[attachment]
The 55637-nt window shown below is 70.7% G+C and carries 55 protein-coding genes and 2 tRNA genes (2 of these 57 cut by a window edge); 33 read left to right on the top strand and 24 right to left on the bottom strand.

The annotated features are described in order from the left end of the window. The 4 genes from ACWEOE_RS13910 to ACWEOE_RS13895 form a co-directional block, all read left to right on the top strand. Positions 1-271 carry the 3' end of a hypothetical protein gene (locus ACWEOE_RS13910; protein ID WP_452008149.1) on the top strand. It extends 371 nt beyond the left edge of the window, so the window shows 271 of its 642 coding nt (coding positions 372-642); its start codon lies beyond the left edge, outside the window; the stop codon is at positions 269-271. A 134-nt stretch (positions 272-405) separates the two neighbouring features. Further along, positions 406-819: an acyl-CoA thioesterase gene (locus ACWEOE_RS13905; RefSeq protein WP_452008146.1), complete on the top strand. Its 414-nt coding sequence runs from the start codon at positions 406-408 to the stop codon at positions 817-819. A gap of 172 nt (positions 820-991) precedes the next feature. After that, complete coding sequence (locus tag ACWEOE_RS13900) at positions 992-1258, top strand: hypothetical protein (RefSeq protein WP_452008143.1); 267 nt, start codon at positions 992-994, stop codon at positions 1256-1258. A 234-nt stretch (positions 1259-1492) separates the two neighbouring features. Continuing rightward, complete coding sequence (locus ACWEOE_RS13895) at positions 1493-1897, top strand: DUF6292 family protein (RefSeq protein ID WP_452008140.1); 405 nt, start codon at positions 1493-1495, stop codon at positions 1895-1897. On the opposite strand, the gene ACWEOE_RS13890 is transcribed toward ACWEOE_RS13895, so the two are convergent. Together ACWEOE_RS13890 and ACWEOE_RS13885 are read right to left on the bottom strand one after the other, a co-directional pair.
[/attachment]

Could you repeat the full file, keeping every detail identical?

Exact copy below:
The 55637-nt window shown below is 70.7% G+C and carries 55 protein-coding genes and 2 tRNA genes (2 of these 57 cut by a window edge); 33 read left to right on the top strand and 24 right to left on the bottom strand.

The annotated features are described in order from the left end of the window. The 4 genes from ACWEOE_RS13910 to ACWEOE_RS13895 form a co-directional block, all read left to right on the top strand. Positions 1-271 carry the 3' end of a hypothetical protein gene (locus ACWEOE_RS13910; protein ID WP_452008149.1) on the top strand. It extends 371 nt beyond the left edge of the window, so the window shows 271 of its 642 coding nt (coding positions 372-642); its start codon lies beyond the left edge, outside the window; the stop codon is at positions 269-271. A 134-nt stretch (positions 272-405) separates the two neighbouring features. Further along, positions 406-819: an acyl-CoA thioesterase gene (locus ACWEOE_RS13905; RefSeq protein WP_452008146.1), complete on the top strand. Its 414-nt coding sequence runs from the start codon at positions 406-408 to the stop codon at positions 817-819. A gap of 172 nt (positions 820-991) precedes the next feature. After that, complete coding sequence (locus tag ACWEOE_RS13900) at positions 992-1258, top strand: hypothetical protein (RefSeq protein WP_452008143.1); 267 nt, start codon at positions 992-994, stop codon at positions 1256-1258. A 234-nt stretch (positions 1259-1492) separates the two neighbouring features. Continuing rightward, complete coding sequence (locus ACWEOE_RS13895) at positions 1493-1897, top strand: DUF6292 family protein (RefSeq protein ID WP_452008140.1); 405 nt, start codon at positions 1493-1495, stop codon at positions 1895-1897. On the opposite strand, the gene ACWEOE_RS13890 is transcribed toward ACWEOE_RS13895, so the two are convergent. Together ACWEOE_RS13890 and ACWEOE_RS13885 are read right to left on the bottom strand one after the other, a co-directional pair.